Renault Twingo Gordini

City car with famous name is all show, but not enough go...

Overall Auto Express Rating

3.0 out of 5

Renault’s move to revive the Gordini badge appears to be more of a marketing decision than one driven by engineers at its performance arm. The Dieppe factory Renaultsport calls home builds some of the most entertaining hot hatches money can currently buy. But the line-up is now topped by a model that’s compromised – sitting in the middle ground between sporty and luxurious. The Gordini Twingo seems an odd addition to an otherwise excellent range of hot cars.

Gordini is go! Renault has resurrected the famous name of Amédée Gordini – the man who created some of the firm’s most memorable race and road cars of the Sixties.

But bosses haven’t used it to distinguish models with more performance than the flagship Renaultsport variants. Instead, the new line-up of Gordini cars is designed to offer luxurious cabins, unique styling treatments and, of course, the trademark pair of stripes running from the bonnet to the boot. Auto Express is first behind the wheel of the new Twingo Gordini to see if the tweaks put style over substance.

The spicy city car is the first Gordini model to reach British showrooms, and it certainly stands out. Finished in Malta Blue, the car instantly catches the eye as something different from the regular Renaultsport range. Alongside the special paint and go-faster stripes, our model had the £100 optional polished 17-inch alloy wheels, which feature spokes also finished in blue. Contrasting gloss black and white adorns the bumpers and mirrors.


But the exterior enhancements should complement a beefed-up engine. Gordini made his name as a legendary racing tuner, and his reputation for extracting power from even modest units earned him the nickname The Sorcerer. So Renault’s decision to leave the mechanical parts of the car alone will bitterly disappoint true fans of the brand.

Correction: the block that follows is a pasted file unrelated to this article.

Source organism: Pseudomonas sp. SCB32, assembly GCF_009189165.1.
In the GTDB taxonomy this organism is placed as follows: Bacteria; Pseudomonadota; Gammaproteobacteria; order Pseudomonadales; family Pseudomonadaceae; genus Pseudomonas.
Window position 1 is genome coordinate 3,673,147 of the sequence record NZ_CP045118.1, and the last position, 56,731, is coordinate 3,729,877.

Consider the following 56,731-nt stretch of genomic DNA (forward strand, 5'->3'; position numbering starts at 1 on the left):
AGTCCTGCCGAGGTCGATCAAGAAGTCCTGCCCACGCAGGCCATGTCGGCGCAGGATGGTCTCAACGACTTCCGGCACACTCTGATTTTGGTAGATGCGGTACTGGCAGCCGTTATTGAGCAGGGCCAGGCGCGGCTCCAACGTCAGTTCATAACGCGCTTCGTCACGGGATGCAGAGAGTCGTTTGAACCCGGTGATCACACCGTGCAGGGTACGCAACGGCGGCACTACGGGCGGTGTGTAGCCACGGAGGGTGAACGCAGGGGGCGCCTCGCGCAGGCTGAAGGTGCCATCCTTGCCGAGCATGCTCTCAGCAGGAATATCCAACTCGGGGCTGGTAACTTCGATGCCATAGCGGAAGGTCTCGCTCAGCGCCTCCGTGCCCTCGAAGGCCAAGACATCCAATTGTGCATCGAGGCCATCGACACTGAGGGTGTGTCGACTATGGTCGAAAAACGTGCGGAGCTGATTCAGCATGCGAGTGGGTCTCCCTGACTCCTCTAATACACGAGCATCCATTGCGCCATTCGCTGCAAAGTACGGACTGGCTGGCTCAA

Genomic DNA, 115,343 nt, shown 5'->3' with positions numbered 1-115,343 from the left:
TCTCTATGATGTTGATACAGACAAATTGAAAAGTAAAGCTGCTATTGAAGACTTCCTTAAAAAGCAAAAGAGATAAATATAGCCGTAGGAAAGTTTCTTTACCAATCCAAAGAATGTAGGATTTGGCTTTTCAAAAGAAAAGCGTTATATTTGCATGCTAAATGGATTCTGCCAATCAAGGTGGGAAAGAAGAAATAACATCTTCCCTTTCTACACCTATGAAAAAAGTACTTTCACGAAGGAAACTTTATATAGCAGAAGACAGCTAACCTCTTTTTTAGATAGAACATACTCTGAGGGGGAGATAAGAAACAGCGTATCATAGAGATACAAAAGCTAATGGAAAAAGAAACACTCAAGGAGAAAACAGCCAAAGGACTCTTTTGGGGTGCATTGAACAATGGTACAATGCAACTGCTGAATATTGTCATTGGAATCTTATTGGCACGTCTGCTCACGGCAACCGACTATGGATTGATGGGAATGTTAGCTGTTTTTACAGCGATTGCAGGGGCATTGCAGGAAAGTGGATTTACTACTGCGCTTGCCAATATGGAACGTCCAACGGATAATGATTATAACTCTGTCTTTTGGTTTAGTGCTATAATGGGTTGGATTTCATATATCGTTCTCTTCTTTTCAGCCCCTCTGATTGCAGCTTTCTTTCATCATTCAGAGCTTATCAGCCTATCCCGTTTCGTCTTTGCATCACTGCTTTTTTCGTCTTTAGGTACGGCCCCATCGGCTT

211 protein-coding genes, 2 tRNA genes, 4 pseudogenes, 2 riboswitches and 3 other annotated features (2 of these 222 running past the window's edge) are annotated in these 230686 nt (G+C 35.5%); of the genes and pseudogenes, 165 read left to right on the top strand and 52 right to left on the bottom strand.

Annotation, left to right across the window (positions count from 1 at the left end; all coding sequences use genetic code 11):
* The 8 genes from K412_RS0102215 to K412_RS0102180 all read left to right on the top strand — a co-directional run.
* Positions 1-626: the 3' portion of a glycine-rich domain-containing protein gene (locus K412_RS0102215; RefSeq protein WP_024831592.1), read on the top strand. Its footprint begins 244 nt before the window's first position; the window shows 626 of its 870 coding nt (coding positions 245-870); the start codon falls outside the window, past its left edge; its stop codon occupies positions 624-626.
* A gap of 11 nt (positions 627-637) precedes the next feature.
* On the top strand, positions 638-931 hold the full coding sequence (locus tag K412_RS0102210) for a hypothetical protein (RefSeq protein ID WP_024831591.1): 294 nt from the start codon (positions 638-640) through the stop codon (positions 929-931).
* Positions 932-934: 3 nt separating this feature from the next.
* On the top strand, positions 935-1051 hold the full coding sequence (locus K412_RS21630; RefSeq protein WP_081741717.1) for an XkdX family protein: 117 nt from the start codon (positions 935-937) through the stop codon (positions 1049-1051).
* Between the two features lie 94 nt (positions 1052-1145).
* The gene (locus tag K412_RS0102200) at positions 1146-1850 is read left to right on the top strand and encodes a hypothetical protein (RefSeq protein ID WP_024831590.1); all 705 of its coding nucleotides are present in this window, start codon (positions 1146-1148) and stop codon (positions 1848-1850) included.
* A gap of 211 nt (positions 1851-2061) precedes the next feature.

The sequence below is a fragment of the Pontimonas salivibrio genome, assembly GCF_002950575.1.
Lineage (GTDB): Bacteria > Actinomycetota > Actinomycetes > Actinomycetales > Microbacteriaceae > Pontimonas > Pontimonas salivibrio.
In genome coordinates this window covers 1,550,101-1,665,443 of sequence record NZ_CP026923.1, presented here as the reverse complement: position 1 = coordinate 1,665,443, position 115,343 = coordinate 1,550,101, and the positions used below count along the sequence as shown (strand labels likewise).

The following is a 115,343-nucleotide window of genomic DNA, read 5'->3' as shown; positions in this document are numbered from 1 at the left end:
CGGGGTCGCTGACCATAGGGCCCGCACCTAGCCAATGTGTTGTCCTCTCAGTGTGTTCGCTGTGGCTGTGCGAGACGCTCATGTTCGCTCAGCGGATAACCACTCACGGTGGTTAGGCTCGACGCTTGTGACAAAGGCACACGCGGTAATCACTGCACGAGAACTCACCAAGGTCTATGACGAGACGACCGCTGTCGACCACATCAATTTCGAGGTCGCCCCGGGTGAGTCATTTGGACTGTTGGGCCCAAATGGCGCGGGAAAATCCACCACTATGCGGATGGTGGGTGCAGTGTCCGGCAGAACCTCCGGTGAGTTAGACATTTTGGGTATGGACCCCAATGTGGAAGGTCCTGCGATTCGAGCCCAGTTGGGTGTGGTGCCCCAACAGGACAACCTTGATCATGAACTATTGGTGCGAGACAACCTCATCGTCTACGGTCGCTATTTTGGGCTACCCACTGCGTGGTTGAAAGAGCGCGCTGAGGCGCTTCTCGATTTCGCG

The 1.6-litre unit is willing to rev and, as with all good hot supermini hatches, the Twingo has to be worked hard to get the most out of it. But it’s not very responsive at lower revs. And when you consider that the standard Renaultsport chassis delivers such poise and grip, and the steering is so light and direct, Renault has missed an opportunity by not adding some more magical Gordini power.

The trade-off for the excellent handling is an exceptionally firm ride, which is at odds with the luxurious cabin.

The Twingo gets plush black and blue leather seats, an MP3-compatible stereo and automatic headlights and wipers – all things that you’d expect to feature in a larger model.

But most buyers would also expect a car that wears so many Gordini badges to be more of a stripped-out thriller.

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